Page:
If you are still skittish, you might look to see what dealers are close by (Whites, Fisher, Garrett, etc... all have lists of their international dealers on their websites), and contact the dealers who are close (even if not exacty right in that particular country/state). See what the real skinny is.

Re: Belize beaches and detecting
Posted by: kered
Date: December 28, 2010 02:07AM
A good answer, same applies here in spain, some places are a no no like andalucia without a permit, others places you have no problems but the official answer is its not allowed

Whites Surf Dual Field, SovGT/SEF 12x10 y XS2aPro/wot15, Uniprobe & sunray

Re: Belize beaches and detecting
Posted by: Tom_in_CA
Date: December 28, 2010 11:14AM
kerced, thanx for chiming in. And you say (using Spain as an example of this psychology):

" ....others places you have no problems but the official answer is its not allowed "

What I'd be afraid of, in those situations, is ..... Even though no one may care now, just give it enough people going and asking for clarifications and permission, and here's what starts to happen: Those desk-bound bureaucrats who ...... in all reality probably don't care or notice, yet are compelled to pass out some technical answer, will begin to boot others. Mind you, they probably would never care or notice if they just randomly passed you by. But given enough people asking, and guess what becomes "fresh in their mind"? They'll perhaps see others, and think "aha! there's one of them!!" and start booting people. Or they'll invent or start to clarify in laws, to specifically address it. Why? to "address this pressing issue" ! doh!

So the moral of this story is? Sometimes we can be our own worst enemy, and sometimes we need to leave good enough alone. Like taking your Spain example as an example, if visitors or other locals had simply asked fellow hobbyists what the real skinny is, things would be left "good enough", and we would continue to be thought of an innocuous and thus ignored.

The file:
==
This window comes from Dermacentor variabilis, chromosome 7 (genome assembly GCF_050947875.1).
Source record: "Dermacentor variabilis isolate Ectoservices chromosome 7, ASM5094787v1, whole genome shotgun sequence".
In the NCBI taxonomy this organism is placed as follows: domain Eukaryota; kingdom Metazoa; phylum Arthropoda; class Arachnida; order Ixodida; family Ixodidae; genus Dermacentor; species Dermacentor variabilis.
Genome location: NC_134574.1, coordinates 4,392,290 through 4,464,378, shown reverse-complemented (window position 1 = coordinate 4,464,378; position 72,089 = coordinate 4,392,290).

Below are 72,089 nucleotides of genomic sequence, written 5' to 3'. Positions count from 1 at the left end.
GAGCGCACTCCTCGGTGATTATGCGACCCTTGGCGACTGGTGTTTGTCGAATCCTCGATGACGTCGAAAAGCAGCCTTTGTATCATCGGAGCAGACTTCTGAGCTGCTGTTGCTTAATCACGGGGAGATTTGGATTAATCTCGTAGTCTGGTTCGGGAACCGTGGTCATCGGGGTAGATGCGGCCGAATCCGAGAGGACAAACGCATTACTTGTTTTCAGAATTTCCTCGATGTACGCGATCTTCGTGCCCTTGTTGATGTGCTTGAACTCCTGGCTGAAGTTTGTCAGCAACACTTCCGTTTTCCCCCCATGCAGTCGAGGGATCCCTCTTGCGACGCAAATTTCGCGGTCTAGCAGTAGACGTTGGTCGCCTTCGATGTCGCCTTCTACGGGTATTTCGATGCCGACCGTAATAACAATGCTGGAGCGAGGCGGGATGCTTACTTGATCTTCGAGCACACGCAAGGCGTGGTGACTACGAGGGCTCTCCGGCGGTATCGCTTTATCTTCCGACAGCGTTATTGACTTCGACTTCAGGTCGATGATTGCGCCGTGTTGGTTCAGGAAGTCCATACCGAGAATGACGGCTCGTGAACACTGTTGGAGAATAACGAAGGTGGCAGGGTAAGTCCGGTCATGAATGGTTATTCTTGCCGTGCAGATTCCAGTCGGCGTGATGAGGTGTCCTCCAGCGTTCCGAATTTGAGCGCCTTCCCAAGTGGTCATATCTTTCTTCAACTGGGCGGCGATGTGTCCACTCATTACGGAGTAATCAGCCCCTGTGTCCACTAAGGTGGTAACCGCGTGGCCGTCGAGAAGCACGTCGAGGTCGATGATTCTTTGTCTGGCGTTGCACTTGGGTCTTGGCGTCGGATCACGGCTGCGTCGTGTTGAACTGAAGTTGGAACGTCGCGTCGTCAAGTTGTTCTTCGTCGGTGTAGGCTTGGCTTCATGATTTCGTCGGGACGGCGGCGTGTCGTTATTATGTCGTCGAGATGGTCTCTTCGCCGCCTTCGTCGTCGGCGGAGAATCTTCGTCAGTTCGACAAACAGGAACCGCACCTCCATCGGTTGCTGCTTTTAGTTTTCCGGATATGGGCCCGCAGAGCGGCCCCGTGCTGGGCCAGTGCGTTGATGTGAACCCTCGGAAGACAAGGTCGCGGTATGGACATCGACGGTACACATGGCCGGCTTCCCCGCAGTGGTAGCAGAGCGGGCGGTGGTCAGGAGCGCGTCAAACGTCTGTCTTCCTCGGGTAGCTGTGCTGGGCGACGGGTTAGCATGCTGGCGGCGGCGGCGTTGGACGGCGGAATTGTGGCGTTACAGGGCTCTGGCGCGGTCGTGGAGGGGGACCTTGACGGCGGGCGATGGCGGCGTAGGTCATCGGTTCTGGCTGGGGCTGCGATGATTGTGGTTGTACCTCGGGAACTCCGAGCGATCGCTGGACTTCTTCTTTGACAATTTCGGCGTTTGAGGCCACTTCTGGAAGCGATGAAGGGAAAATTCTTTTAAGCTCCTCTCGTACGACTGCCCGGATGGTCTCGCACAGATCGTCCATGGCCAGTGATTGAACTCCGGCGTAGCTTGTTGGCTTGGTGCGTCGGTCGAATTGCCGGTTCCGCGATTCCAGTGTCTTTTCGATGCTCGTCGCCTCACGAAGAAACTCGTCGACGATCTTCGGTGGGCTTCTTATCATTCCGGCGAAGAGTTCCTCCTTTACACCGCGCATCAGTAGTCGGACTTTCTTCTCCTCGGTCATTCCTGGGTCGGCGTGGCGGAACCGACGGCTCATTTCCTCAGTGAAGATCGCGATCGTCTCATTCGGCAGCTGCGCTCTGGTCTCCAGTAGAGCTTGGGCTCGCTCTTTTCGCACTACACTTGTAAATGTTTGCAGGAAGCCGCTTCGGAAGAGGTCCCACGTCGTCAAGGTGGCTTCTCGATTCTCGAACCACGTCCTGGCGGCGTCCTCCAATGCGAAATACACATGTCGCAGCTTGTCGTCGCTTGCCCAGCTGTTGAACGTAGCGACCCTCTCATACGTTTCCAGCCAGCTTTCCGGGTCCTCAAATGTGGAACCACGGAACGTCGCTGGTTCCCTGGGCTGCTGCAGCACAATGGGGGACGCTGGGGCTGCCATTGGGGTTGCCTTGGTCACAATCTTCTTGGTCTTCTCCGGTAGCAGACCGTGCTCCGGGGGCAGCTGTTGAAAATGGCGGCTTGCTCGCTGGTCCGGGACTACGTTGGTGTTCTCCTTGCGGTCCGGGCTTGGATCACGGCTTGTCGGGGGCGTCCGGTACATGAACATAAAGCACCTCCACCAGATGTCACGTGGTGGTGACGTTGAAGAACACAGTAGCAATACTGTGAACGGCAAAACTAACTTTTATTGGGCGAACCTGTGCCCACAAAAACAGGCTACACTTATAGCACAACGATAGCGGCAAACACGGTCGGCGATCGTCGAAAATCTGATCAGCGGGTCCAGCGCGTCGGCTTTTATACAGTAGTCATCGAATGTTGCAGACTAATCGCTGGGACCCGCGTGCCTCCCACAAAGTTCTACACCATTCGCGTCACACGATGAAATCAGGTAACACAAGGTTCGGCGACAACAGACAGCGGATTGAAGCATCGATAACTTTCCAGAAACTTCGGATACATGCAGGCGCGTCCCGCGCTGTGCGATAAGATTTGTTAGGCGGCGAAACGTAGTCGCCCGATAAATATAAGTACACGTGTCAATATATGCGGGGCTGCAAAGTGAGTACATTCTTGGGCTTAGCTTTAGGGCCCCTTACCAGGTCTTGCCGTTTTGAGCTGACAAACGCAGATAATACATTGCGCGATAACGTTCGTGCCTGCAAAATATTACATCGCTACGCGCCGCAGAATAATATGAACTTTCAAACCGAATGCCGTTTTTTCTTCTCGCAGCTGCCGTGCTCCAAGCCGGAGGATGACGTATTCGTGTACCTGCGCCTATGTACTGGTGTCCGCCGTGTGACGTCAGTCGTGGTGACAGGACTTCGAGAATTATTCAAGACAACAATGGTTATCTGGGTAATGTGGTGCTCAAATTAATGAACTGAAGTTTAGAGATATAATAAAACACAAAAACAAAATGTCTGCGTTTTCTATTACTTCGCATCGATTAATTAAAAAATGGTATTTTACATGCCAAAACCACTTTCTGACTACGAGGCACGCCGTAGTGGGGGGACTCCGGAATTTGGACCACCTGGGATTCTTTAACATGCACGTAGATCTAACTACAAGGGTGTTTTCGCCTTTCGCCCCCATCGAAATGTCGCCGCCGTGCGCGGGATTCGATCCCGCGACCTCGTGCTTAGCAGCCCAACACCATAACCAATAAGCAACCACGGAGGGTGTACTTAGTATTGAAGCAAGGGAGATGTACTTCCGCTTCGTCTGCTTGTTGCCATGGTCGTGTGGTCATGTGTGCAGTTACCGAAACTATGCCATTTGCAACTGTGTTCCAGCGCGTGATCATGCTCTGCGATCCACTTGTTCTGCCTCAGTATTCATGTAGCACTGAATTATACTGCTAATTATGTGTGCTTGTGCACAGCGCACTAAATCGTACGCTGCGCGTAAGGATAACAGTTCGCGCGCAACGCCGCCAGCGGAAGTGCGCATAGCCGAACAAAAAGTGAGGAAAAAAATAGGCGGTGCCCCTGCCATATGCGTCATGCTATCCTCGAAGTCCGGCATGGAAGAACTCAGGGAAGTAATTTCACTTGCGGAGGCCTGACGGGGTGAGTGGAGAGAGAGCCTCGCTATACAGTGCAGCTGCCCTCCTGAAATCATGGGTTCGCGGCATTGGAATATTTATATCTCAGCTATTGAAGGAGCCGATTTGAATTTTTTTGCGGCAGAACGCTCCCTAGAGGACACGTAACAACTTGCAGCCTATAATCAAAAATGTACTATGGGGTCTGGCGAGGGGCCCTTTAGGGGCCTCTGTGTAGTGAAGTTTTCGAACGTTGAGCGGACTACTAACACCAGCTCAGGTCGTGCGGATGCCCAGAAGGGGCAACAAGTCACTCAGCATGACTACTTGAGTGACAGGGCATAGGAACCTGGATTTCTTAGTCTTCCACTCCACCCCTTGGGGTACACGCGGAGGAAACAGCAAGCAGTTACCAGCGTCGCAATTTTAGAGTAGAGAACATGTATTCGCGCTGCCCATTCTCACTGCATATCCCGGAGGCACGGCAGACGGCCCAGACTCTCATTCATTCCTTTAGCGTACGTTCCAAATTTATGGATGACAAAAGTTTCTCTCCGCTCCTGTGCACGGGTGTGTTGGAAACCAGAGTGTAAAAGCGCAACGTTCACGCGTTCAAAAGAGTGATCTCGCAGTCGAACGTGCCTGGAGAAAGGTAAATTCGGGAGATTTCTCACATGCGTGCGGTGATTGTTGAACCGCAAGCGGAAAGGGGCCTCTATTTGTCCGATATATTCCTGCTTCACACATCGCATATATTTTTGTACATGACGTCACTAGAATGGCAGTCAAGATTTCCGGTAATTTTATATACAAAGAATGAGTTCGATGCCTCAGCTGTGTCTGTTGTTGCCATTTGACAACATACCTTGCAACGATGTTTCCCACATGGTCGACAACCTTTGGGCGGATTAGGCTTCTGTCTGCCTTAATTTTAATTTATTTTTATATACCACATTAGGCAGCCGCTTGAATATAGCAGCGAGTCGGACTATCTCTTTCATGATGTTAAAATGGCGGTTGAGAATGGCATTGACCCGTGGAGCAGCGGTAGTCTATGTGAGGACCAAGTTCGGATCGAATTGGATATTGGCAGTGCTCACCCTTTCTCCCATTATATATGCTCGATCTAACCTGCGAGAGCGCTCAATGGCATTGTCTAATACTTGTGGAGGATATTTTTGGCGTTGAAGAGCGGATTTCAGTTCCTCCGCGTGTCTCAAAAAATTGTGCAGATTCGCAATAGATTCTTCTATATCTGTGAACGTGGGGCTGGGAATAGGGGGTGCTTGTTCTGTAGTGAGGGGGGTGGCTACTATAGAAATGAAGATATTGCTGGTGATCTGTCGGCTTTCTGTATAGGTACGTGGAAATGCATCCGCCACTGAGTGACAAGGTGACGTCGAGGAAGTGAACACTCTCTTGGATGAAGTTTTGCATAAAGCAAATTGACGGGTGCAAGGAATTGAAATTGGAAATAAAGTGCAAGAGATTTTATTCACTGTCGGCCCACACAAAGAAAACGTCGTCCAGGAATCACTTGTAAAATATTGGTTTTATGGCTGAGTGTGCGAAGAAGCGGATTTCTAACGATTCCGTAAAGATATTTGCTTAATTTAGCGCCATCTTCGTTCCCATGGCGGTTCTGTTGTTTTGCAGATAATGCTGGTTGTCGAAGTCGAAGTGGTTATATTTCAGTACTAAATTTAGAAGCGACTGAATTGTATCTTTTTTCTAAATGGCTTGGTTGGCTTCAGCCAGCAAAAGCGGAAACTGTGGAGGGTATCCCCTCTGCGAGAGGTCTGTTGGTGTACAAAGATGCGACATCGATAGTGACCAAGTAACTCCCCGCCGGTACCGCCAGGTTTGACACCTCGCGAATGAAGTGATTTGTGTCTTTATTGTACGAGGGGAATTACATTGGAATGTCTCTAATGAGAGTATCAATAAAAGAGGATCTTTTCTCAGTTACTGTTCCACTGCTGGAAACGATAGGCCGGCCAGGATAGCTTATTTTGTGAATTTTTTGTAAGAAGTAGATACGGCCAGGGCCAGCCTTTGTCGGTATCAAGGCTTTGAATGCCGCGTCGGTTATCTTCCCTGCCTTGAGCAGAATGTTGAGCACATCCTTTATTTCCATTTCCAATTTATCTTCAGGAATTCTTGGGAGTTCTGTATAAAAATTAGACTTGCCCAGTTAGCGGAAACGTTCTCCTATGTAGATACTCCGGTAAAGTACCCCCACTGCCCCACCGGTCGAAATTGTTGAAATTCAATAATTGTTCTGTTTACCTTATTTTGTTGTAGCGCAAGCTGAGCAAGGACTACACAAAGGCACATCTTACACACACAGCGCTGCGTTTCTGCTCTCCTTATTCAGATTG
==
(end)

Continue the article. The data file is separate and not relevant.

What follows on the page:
Edited 3 time(s). Last edit at 12/28/2010 11:16AM by Tom_in_CA.

Re: Belize beaches and detecting
Posted by: XT18000
Date: December 29, 2010 03:21PM
If you get it through Customs ( there's ) you should not have any problem. Most ( maybe all now ) all offshore
Keys are privet owned and they like to keep there guests happy. There is only a few mainland beaches
and you don't want to use them ( unsafe day or night for tourist ). You can expect Customs to want proof
that the equipment you bring into the country to go out with you. That is, that it is not for sale or rent and that
you are not going any where near any MAYA sites. Be sure to take proof of ownership with you and keep some
kind of proof as to where you will be staying on your person to prove where you will be. I almost moved down there
a few years back so I know some of the problems you can face. I took several cameras and extra lens with me and
they thought I was going to sell them or take photos on a huge scale for ad's or something. Took a while to sort it out
and get loose of them. Have a great trip. Oh and be sure to take a light jacket with you just in case a cold front blows
through ( yes they make it that far south! ).

Re: Belize beaches and detecting
Posted by: UK Brian
Date: December 30, 2010 05:14AM
As XT says. You can try getting a permit for land searches from the Dept. of Archaelogy in Belmopan (for recreational use) but I doubt if you will get one. Beach detecting is allowed but you have to take care from the point of view of crime as with most of the poorer countries.